When I go to bed at night, my keys are within arm’s reach. If I have to drive the van in the middle of the night, I don’t have to fumble in the dark searching for them. Even when I sleep, I know where my keys are.

Rule #2 Don’t Knock Over the Pee Bucket (When It’s Holding Pee)

I’ve had a variety of pee buckets in my 4+ years as a van dweller. First there was a plastic one-

My current pee bucket with lid.

My current pee bucket with lid.

gallon ice cream tub with lid. Later I used a plastic one-quart, slightly oval shaped ice cream container with a tight-sealing cover. For a while I used a plastic storage container with a snap-on lid with a handle; that container was my favorite, but I lost the lid when I forgot to remove it from the van’s ladder (where it had been propped to air out) before I drove to work. I’m currently using a red coffee can with a snap-off cover.

I’ve knocked the pee bucket over before. While it wasn’t the worst elimination disaster I’ve ever had in the van, it wasn’t pleasant. It was so not pleasant. Now when there’s a container of urine in the van, I am very careful not to kick it or bump it or do anything to make it fall over. I certainly don’t want to drive while there’s pee in my bucket. Even with the cover on, the thing can still leak, and I do not want to deal with urine on the rug and on the floor and on the items on the floor.

Rule #3 Use Blind Spot Mirrors

The Your Mechanic website (https://www.yourmechanic.com/article/how-to-use-blind-spot-mirrors) says,

No matter how well you position your side view mirrors, there is going to be a blind spot on either side…there will always be areas that you cannot see. Blind spot mirrors are designed to alleviate this problem.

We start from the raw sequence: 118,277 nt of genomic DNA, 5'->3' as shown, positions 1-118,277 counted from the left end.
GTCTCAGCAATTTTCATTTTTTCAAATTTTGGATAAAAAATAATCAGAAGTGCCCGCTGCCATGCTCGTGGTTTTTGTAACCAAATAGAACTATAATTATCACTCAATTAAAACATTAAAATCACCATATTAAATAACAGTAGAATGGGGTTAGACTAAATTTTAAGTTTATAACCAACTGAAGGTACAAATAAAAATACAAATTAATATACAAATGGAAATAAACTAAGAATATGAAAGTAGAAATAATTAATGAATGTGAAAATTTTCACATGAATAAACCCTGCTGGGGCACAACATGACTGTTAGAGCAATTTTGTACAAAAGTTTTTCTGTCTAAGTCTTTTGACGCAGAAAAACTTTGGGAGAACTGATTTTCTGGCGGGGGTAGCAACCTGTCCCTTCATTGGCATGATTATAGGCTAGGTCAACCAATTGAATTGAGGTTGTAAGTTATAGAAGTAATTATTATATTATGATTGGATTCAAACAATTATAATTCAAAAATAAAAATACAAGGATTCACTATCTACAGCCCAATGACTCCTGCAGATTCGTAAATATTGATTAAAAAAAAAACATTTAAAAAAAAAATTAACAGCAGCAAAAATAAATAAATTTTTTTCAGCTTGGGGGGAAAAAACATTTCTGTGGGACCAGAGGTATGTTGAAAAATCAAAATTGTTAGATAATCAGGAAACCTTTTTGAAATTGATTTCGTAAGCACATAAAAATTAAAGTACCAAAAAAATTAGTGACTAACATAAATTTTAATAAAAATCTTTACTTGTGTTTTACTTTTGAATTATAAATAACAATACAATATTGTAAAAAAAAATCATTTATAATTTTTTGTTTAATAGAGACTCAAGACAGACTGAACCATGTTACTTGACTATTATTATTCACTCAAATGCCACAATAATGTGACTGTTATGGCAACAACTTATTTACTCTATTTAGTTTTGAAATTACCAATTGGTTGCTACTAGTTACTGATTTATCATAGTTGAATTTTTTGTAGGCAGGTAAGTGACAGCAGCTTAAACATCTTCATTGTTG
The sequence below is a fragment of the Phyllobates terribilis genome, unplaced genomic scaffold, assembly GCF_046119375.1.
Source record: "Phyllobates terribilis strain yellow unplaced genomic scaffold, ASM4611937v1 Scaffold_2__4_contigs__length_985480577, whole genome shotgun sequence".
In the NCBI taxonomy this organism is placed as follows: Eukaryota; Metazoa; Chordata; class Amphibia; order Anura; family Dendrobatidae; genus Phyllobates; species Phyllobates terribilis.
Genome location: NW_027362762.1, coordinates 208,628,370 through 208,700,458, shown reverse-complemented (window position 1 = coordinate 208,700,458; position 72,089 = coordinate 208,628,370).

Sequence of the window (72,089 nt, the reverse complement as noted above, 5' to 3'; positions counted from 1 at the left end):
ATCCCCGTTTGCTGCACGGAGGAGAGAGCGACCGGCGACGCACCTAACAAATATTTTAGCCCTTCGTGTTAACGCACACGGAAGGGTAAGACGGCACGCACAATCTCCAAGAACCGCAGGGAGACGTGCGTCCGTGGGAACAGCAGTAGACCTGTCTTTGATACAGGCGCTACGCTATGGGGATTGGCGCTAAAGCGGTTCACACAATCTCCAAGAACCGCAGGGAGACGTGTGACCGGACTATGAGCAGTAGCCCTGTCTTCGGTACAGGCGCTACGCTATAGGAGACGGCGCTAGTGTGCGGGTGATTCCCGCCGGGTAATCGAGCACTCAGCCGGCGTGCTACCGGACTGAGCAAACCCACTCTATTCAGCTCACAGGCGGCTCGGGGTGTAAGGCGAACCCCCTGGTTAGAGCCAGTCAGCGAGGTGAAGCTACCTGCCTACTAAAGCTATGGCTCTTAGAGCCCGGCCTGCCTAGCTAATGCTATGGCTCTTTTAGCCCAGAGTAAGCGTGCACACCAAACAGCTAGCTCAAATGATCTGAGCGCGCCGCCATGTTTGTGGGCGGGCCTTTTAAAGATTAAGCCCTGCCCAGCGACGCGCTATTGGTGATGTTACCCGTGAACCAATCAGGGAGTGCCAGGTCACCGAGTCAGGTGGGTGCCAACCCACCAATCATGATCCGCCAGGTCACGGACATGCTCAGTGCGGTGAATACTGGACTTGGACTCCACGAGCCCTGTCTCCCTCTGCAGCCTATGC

I swear by blind spot mirrors. I don’t know why all driver’s aren’t using them, whether on a van or a pickup truck or a sports car. They are inexpensive; a two pack usually cost under $10 at [amazon template=image&asin=B00ZLPABGC]Amazon, auto supply stores, or any store with an automotive department. They are easy to install by peeling away paper backing covering the strong adhesive on the non-mirror side. Press the blind spot mirrors to a clean (cleanliness is crucial for proper sticking) side view mirror and get ready to see everything in your blind spot that you have been missing.

Rule #4: Do Your Routine Maintenance

Get your oil changed regularly. (The Your Mechanic website recommends every 5,000 to 10,000 miles). Check the air pressure in your tires and add air as needed. Check your fluid (oil, brake, transmission, coolant/antifreeze, power steering) levels and add accordingly. Take care of problems before they become disasters.

Rule #5: Carry Basic Automotive Supplies

I have a pair of jumper cables in my van. I believe everyone should carry jumper cables, especially if traveling to areas where it might take a long time/be impossible for roadside assistance to get to you. It’s usually fairly easy to find a helpful person to give your battery a jump start, but helpful people don’t always have jumper cables.

In addition to jumper cables, I have a jack and a tire iron. I also typically carry brake fluid, oil, and antifreeze/coolant.

Rule #6: Don’t Hit the Road Without a Paper Map

Sure, sure, GPS systems and map apps are great–if they work. I did a Google search on “did people really drive off cliff while following GPS” and came up with a whole list of GPS disaster stories. GPS systems really do lead people astray. img_7800